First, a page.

The concept of the TV commercial as the best channel for restaurants to reach customers is quickly falling away. Consider this: over 1 billion restaurant visits by consumers are influenced by online marketing, according to Monetate.
As challenger brands like Sweetgreen attract investment dollars because of “technology as a base ingredient,” (per a Wired story), and third-party delivery services like DoorDash make headlines for its reported $6 billion valuation (likely in part due to the customer data it collects), the value of fostering digitally enabled, direct relationships has never been clearer.
The beauty of digital done the right way is its ability to provide access to greater customer data and insights. However, many restaurant marketers aren’t equipped to use that data to its full capacity. To methodically build data and technology capabilities and see people clearly across devices and channels, restaurant marketers should focus on these three areas:
1. Make the most of first-party data. Instead of giving away crucial first-party data to delivery services like Doordash, restaurants must hold direct connections to their customers in order to gather valuable insights and build digitally enabled relationships.
Connecting a customer’s online and offline activity ensures it’s a real, verified individual, not just a cookie or device ID. Then, restaurant marketers can understand who they are actually interacting with across devices and platforms to initiate the most relevant interactions before, during and after a restaurant visit.
For example, knowing that a customer typically orders take-out for dinner during the workweek and is a dog owner, a restaurant marketer could trigger a personalized digital ad, shown during the workday, for a free dog treat at food pick-up,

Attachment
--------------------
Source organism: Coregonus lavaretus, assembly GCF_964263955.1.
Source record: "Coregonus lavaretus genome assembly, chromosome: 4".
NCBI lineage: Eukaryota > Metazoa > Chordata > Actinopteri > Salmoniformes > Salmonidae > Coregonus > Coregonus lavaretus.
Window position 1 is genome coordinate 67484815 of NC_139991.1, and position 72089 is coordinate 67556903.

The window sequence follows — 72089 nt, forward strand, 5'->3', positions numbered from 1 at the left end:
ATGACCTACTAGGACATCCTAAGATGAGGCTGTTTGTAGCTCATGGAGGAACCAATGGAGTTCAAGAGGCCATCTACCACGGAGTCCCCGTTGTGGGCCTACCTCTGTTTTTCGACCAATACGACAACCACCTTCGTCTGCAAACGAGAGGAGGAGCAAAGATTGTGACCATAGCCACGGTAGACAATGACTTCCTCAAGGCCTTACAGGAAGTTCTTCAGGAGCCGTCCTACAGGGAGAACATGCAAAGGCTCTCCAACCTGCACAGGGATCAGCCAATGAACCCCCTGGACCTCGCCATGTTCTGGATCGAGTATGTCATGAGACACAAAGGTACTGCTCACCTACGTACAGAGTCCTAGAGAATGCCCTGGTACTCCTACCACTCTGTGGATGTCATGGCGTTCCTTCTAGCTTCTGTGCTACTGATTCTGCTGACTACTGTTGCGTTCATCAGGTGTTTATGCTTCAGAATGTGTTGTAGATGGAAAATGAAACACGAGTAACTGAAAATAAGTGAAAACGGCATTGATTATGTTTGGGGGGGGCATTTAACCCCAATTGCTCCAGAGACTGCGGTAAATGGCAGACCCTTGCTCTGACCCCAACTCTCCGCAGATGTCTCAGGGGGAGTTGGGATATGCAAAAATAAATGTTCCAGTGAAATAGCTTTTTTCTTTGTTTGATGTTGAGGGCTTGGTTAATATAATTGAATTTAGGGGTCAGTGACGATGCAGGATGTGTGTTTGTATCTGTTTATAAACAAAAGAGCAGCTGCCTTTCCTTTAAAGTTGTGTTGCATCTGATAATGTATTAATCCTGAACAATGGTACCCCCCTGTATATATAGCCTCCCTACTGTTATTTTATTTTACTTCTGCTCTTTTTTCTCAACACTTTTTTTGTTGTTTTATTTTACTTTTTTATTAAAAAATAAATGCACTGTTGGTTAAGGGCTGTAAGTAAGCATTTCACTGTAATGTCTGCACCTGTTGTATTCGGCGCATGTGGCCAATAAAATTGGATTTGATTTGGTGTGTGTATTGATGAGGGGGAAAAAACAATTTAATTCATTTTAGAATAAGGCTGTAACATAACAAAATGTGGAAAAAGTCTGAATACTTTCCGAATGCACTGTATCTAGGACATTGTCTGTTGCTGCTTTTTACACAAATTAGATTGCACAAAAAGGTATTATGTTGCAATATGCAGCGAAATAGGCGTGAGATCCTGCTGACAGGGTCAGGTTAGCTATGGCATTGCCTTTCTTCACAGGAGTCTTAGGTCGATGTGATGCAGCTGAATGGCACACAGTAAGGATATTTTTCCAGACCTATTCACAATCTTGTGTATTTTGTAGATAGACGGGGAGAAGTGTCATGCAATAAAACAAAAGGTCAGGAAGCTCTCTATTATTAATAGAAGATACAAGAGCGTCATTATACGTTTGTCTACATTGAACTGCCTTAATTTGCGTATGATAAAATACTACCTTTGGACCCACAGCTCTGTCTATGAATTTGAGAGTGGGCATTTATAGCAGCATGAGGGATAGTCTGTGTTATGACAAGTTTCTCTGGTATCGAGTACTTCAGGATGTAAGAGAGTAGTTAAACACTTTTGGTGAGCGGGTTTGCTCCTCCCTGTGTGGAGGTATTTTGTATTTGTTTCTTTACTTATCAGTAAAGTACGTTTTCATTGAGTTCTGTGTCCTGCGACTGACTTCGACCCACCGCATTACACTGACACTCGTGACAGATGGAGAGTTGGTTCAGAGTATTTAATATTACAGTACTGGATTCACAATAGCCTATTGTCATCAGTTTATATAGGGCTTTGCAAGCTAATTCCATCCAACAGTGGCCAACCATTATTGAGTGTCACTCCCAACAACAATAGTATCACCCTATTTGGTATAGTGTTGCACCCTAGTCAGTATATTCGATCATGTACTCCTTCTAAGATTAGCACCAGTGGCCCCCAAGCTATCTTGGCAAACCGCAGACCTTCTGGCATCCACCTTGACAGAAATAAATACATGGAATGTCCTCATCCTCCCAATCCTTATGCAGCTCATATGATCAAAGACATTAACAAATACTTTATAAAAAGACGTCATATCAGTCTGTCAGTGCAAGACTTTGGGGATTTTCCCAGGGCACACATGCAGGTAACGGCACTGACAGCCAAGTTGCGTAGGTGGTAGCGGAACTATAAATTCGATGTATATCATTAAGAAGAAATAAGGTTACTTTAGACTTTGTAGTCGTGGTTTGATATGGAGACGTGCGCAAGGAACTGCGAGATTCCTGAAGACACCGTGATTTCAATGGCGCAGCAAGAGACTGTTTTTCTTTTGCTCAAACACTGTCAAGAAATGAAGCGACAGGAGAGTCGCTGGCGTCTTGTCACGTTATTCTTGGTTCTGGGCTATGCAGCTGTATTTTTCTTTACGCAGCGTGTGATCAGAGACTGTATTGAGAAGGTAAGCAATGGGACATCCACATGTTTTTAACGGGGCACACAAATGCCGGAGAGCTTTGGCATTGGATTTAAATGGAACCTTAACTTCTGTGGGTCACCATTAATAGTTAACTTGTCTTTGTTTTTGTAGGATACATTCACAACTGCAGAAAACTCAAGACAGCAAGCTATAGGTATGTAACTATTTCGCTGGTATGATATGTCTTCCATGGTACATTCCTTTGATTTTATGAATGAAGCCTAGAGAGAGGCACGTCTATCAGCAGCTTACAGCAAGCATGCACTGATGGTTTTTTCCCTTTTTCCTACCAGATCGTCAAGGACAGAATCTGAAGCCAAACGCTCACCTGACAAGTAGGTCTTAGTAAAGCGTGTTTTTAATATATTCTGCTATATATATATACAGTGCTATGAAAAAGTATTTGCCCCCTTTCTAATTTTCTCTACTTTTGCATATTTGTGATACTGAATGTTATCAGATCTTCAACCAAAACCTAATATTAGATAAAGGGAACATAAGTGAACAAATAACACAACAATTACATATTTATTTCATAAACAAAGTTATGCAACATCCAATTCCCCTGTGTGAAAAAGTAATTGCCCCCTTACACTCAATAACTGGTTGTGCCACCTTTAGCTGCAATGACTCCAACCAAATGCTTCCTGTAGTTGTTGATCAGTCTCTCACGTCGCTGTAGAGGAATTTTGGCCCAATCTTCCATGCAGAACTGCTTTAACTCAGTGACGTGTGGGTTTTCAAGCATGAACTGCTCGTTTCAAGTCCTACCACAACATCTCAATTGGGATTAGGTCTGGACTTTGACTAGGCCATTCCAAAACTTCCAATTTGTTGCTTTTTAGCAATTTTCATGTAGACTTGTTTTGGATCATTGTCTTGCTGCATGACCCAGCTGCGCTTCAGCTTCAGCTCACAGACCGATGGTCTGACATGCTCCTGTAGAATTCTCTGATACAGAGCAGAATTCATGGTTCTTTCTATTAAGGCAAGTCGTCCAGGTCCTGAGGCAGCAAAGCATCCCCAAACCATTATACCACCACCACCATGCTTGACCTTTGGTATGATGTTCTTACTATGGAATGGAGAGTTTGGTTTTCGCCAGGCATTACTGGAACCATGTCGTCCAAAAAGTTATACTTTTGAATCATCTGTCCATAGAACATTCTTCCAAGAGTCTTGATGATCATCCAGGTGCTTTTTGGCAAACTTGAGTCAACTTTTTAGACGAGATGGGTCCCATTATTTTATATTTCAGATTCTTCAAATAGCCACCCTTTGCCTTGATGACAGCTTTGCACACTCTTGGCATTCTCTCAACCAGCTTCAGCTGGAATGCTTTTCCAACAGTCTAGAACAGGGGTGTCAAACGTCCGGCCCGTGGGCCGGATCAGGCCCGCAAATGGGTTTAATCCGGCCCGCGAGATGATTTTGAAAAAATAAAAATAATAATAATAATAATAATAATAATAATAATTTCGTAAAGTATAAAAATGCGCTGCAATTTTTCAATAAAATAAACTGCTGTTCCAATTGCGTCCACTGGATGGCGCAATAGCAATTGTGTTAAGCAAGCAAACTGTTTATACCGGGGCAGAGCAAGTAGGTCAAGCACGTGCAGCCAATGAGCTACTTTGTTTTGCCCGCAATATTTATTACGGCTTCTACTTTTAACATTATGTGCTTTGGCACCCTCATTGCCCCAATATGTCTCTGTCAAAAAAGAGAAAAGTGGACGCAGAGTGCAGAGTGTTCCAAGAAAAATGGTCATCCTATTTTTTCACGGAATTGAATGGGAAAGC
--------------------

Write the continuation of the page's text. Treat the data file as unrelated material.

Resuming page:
2. Create an always-on dialogue. Restaurant marketers often focus on promoting seasonal products, one-time offers and steep discounts. This is not a sustainable way to drive growth.
For example, Burger King recently offered one-cent Whoppers to customers that downloaded the Burger King app within 600-feet of a McDonald’s. While a unique way to build relationships, arguably what’s more important is how Burger King plans to maintain an always-on dialogue with these newly acquired customers.
Restaurant marketers can use the initial customer interaction as an entry point to driving greater value through personalized omnichannel marketing efforts. An always-on digital strategy means reaching customers across their preferred websites, apps and devices throughout the purchase journey. Whether it’s reminding loyal customers to order ahead for lunch via a personalized display ad or offering a mobile app discount on breakfast to customers that typically only transact in the evening.
3. Understand the impact online has on offline. Reports indicate that restaurants could face more headwinds due to rising food costs and an increasingly competitive field. Emerging competitors and increasing pressure on margins are requiring restaurant marketers to drive customer engagement through a more measured approach.
Accurate measurement starts with defining clear KPIs, like driving brand
awareness from a social media campaign or increasing website traffic through digital media promotions. Restaurant marketers can achieve a clear line of sight into an individual’s interactions on
their path-to-purchase. Then they can measure the performance of their campaigns, ultimately knowing what drives register rings -- not just clicks.